This article was published on July 30, 2015

Kaboom lets you send self-destructing messages to social networks

Kaboom lets you send self-destructing messages to social networks
Lauren Hockenson
Story by

Lauren Hockenson


Lauren is a reporter for The Next Web, based in San Francisco. She covers the key players that make the tech ecosystem what it is right now. Lauren is a reporter for The Next Web, based in San Francisco. She covers the key players that make the tech ecosystem what it is right now. She also has a folder full of dog GIFs and uses them liberally on Twitter at @lhockenson.

If you’re concerned about the content you put online, you might consider using an app that destroys content after a certain amount of time. But destructive apps rely on a careful ecosystem in order to really be, well, destructive. You can’t really take them and plop them somewhere else, like Facebook or Twitter.

That’s the need that Kaboom, a new app by Anchor Free, tries to fill. The app, which launches today, allows users to share messages to social networks as well as over text and chat apps like LINE and What’s App.

“We launched Kaboom because today we want users to secure information securely and privately,” said David Gorodyansky, CEO of Anchor Free. “To not only protect security, privacy and freedom, but also to help when people want to share pictures and messages.”


Anchor Free is most well-known for its secure, private VPN software Hotspot Shield (available on Windows as well as iOS and Android), which has been downloaded more than 300 million times. Gorodyansky said that Hotspot Shield mainly serves countries who have limited access to the Internet or rampant censorship, as Hotspot Shield allows users to connect to the internet securely and privately.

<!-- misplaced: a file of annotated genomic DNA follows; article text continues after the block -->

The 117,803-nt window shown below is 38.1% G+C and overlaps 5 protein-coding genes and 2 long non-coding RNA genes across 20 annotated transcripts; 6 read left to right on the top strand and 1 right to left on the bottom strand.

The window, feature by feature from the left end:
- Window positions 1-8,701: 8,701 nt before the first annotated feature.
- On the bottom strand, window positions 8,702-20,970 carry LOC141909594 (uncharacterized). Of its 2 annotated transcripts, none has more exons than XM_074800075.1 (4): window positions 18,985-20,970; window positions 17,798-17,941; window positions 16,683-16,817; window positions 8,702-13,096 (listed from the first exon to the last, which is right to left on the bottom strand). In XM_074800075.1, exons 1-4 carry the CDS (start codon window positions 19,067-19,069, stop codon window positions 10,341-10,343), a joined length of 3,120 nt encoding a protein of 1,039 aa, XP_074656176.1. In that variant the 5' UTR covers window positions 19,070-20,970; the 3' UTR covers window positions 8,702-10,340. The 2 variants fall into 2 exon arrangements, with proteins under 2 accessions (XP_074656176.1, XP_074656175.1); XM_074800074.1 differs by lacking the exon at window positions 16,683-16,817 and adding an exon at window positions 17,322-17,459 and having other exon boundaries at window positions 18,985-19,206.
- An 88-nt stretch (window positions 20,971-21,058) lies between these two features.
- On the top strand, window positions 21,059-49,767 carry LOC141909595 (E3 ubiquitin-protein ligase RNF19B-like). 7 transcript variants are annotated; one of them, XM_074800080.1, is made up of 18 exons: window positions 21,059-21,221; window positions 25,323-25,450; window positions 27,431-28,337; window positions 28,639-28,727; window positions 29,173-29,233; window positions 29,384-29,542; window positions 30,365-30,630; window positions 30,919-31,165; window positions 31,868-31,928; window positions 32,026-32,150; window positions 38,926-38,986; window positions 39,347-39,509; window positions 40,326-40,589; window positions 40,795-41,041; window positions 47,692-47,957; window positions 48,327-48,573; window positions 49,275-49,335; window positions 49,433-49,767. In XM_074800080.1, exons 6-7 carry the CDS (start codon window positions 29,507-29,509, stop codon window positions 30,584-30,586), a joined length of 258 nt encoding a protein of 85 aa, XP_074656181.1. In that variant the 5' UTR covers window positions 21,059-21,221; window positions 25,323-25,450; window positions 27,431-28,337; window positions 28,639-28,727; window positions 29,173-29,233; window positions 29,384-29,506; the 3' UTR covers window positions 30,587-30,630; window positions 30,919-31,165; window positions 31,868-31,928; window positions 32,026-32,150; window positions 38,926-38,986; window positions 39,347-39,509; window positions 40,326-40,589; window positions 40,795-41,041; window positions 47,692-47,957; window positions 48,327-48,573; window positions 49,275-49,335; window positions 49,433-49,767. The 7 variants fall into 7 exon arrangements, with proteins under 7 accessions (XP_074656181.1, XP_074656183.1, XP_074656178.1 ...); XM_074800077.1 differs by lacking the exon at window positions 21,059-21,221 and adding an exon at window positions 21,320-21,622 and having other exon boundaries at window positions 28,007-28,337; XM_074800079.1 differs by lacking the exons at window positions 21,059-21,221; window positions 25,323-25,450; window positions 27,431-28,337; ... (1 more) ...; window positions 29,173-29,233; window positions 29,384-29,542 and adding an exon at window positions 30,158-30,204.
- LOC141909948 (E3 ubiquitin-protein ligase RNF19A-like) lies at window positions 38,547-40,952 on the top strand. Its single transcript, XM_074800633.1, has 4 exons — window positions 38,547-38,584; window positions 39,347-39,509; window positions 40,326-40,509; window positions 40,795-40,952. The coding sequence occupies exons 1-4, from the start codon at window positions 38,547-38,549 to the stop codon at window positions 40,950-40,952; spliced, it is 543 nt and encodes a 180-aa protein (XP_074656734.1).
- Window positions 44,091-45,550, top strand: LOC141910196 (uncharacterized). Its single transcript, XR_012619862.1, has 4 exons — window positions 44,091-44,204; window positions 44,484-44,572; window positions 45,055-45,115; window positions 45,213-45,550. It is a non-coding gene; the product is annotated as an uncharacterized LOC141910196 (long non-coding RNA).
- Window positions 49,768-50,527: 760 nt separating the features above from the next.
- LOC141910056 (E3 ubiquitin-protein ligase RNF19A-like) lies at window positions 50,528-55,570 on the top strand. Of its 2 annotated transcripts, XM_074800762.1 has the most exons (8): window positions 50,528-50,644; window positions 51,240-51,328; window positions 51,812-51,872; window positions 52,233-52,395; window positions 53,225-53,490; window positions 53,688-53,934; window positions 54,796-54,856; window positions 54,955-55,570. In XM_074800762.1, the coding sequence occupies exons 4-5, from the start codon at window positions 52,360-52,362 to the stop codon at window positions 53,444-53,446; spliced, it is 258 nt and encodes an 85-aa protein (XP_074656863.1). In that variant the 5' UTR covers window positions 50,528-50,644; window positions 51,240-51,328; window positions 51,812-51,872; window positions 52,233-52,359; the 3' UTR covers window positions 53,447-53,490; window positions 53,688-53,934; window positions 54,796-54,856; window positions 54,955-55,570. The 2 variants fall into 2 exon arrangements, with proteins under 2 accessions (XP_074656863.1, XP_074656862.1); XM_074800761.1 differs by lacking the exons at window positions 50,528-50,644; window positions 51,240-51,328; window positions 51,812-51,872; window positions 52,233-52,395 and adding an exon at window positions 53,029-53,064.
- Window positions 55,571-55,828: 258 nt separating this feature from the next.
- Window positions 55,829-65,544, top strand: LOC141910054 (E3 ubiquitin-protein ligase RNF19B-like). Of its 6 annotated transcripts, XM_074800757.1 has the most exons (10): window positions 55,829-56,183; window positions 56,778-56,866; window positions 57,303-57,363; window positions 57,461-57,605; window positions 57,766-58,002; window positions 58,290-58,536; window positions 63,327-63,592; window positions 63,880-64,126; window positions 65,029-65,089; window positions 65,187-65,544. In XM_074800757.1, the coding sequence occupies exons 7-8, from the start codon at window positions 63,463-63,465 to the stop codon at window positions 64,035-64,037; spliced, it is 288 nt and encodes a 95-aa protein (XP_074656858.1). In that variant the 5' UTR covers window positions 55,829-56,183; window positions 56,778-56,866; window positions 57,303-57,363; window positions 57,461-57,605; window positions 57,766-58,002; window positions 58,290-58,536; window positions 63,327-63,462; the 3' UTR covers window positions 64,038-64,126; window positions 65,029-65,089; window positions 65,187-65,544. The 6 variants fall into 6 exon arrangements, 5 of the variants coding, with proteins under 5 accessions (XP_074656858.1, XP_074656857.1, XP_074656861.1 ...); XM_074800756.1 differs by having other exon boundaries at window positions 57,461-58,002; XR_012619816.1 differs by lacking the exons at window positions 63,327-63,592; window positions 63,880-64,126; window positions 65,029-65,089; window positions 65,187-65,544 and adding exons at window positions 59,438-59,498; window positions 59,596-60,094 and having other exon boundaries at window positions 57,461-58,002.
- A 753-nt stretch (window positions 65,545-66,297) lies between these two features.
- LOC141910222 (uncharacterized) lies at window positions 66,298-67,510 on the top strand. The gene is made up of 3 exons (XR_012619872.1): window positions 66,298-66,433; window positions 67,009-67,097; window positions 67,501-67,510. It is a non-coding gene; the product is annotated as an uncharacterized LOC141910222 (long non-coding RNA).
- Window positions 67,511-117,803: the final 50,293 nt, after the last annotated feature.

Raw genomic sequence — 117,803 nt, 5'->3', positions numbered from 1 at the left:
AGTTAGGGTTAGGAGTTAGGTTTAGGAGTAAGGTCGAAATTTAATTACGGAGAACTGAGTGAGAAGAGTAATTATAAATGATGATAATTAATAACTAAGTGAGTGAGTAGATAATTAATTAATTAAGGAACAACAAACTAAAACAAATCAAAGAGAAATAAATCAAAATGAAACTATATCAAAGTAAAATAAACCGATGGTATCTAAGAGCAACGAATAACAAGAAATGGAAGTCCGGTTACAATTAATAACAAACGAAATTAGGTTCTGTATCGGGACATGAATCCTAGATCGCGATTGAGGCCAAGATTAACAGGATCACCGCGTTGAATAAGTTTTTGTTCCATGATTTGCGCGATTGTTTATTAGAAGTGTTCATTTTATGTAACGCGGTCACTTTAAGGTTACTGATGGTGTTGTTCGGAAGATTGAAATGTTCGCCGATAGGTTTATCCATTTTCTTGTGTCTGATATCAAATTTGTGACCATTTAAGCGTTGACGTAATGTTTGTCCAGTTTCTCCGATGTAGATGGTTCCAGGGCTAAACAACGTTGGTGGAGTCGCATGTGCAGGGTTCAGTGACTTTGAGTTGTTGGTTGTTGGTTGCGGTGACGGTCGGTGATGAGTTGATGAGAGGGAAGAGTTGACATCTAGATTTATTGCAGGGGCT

Kaboom, Gorodyansky said, is designed to be an extension of Hotspot Shield.

Users simply sign in with Kaboom through their mobile phones. Then you can write a message or take a photo and send it via text or share on Twitter, Facebook and other apps. The message shows up as links to Kaboom proper, and anyone (with or without a Kaboom account) can see them.

Users can select how long the message will remain live, or set it to destruct after a certain number of views.

“We’re not trying to create the next Facebook or WhatsApp, we’re trying to provide more controls to help users how they share,” he said.


Gorodyansky said that in order to stay truly destructive, Kaboom servers delete the content right when those limits are met.

“When a user sets the amount of time or use until the picture disappears, that’s the rule for the servers to delete the picture,” he explained. “If it’s no longer available to be seen on Facebook, it’s no longer to be seen on servers.”

The sign-in requires a mobile phone number, but Gorodyansky says that Anchor Free does not have access to that data.

Kaboom is self-destructive, but do not confuse that for truly end-to-end private or anonymous. There are plenty of ways to control who sees the Kaboom when — the share controls mean that you can give it to as many or as little friends as you want, depending on which app you use.

Limiting the number of views can also help keep messages away from prying eyes. But it’s easy to screenshot a Kaboom message and share it to others. And the app clearly displays the user’s first and last name when you click the link.

Screenshot 2015-07-29 17.57.52

These circumstances can be mitigated to some extent by smart user awareness, but it’s important to note that you should exercise good judgment on what you share.

Kaboom is designed to become yet another tool for users who either live in countries that practically require not leaving a recordable trail on the internet or are so privacy-minded that they cannot bear the thought of a company like Twitter maintaining a searchable record of everything they’ve ever said. And to that effect, Kaboom will give its users peace of mind.


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